Orion test flight due for launch

NASA's new crewed module will undergo its first in orbit test later this week


Orion has been designed to be adaptable and can be modified for any crewed space mission.

Credit: NASA/Tony Landis

This week will see NASA take its first step into a new age of space exploration as the Orion crew exploration vehicle (CEV) undergoes its maiden test flight. The craft’s launch, scheduled for Thursday 4 December 2014, will test the module’s capabilities and reach a maximum altitude of 5,800km.

Orion will become a multipurpose manned space vehicle that can be used to carry crews of up to six people to the International Space Station (ISS), asteroids and perhaps even further.

This first flight will test over half of the final module’s vital systems and ensure it can withstand the rigours of launch and re-entry. The flight will last around four and a half hours, over which time the craft will reach an altitude 15 times greater than the the orboit of the ISS.

By the time the spacecraft reaches Earth’s atmosphere it will be travelling at over 32,000km per hour, enduring temperatures of over 2,200ºC, around 80 per cent of what it would have to withstand on a return trip from the Moon. To survive re-entry, Orion is host to the largest, most advanced heat shield ever created, measuring 5m in diameter and 4cm thick.

Other systems, such as the parachutes, steering engines and abort system will also be tested. If the first flight is successful then the second test will examine life support systems on a seven-day orbit around the Moon, with the hope of sending the first manned mission by 2021.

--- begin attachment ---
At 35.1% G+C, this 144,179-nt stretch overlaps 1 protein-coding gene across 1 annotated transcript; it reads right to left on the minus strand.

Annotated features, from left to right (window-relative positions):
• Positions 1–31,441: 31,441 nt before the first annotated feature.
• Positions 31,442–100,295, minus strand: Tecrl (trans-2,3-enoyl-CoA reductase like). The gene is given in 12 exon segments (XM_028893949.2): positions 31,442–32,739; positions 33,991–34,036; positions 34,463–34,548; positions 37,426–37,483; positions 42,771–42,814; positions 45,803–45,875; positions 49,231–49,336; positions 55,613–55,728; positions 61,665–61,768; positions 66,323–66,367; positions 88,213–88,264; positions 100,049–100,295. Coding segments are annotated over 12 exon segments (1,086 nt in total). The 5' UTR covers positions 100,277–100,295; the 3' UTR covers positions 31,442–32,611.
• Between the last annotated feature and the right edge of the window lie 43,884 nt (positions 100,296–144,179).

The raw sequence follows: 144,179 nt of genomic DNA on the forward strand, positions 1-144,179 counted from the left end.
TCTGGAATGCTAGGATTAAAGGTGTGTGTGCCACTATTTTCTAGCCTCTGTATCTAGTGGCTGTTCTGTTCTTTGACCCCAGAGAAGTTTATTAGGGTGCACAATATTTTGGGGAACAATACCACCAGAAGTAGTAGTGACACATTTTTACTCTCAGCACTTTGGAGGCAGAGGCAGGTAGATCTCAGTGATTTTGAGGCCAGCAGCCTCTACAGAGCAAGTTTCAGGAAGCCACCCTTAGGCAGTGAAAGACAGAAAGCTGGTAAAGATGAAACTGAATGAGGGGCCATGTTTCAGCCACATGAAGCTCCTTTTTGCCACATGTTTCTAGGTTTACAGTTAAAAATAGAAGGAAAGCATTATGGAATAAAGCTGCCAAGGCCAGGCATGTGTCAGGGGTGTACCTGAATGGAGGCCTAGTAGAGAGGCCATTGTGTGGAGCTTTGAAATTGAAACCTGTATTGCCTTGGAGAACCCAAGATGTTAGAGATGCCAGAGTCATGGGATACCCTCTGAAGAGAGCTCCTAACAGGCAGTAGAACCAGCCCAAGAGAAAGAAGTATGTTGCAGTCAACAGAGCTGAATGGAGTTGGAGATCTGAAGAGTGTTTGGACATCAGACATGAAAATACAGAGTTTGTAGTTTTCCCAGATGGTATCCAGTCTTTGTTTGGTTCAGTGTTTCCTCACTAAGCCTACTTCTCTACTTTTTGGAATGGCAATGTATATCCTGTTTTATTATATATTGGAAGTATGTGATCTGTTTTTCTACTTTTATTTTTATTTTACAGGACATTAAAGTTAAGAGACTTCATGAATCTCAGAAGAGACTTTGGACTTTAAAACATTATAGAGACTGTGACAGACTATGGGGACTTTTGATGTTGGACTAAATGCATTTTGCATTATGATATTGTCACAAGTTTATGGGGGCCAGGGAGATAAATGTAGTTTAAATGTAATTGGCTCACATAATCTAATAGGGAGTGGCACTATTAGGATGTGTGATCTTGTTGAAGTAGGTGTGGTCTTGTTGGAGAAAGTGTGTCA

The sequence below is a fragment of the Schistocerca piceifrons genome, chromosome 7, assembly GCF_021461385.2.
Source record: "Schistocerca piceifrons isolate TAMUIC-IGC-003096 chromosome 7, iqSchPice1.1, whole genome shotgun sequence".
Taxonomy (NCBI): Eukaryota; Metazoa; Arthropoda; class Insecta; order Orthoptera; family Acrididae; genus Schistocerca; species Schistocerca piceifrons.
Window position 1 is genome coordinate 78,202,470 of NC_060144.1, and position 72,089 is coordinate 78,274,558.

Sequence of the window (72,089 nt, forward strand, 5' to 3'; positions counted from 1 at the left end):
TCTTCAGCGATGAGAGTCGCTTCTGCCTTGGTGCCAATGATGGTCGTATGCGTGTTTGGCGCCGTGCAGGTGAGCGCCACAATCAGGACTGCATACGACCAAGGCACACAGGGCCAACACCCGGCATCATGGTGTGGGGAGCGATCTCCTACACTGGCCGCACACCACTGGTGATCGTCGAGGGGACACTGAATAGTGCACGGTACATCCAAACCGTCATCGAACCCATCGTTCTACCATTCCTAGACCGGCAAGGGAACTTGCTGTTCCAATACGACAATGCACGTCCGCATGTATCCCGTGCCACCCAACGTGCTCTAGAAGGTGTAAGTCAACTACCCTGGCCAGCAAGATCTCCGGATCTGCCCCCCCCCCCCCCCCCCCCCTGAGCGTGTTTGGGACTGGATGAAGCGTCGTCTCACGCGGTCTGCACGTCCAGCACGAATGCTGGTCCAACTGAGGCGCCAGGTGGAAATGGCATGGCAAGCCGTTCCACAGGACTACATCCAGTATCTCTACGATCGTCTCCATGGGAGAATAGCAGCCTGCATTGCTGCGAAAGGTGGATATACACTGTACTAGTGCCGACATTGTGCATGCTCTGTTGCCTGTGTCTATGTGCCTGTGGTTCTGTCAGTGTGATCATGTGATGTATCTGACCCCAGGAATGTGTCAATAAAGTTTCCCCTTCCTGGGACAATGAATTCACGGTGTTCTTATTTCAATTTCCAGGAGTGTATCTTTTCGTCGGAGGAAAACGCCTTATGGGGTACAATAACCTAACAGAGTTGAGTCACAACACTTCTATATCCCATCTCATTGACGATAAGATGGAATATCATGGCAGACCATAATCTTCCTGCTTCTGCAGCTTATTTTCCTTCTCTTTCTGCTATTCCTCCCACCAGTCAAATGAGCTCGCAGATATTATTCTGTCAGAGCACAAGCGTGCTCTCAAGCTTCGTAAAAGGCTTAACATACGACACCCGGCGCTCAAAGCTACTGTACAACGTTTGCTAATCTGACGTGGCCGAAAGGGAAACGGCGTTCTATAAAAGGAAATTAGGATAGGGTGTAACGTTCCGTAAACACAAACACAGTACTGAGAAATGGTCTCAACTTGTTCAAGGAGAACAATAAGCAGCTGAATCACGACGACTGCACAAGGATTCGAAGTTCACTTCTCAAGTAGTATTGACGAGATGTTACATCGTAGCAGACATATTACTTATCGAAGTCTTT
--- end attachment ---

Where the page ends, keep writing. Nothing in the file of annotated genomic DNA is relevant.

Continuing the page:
Once Orion is verified for human travel, NASA will use it to extend manned space travel outside of low-Earth orbit for the first time since the Apollo missions. The module can support a crew of four for at least 21 days, though under very cramped conditions. Luckily Orion is designed to be modular, meaning that additional habitation or science modules could be added on to give future astronauts a more comfortable ride.

The future of NASA’s crewed missions is uncertain. Though support for the ISS will continue until at least 2020 and there are plans to send crews to asteroids, there is still debate about whether the agency should return to the Moon or head onward to Mars. But wherever NASA decides to go next it will be the Orion spacecraft taking its astronauts there.


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